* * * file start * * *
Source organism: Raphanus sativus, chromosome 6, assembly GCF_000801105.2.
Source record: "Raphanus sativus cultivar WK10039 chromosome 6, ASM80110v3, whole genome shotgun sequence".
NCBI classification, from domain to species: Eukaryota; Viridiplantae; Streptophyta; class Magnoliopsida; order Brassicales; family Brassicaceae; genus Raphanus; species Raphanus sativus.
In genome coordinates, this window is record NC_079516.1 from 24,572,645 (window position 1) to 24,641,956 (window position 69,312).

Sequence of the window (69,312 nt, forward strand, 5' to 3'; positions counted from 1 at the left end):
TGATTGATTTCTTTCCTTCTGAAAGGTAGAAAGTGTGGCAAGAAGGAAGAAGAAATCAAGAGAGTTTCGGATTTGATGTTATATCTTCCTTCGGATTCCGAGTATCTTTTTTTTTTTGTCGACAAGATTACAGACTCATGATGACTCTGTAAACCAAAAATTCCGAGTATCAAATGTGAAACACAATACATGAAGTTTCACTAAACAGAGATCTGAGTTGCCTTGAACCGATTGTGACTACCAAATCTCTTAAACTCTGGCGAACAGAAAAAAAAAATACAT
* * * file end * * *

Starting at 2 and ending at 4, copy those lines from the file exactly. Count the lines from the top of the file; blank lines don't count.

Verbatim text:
Source record: "Raphanus sativus cultivar WK10039 chromosome 6, ASM80110v3, whole genome shotgun sequence".
NCBI classification, from domain to species: Eukaryota; Viridiplantae; Streptophyta; class Magnoliopsida; order Brassicales; family Brassicaceae; genus Raphanus; species Raphanus sativus.
In genome coordinates, this window is record NC_079516.1 from 24,572,645 (window position 1) to 24,641,956 (window position 69,312).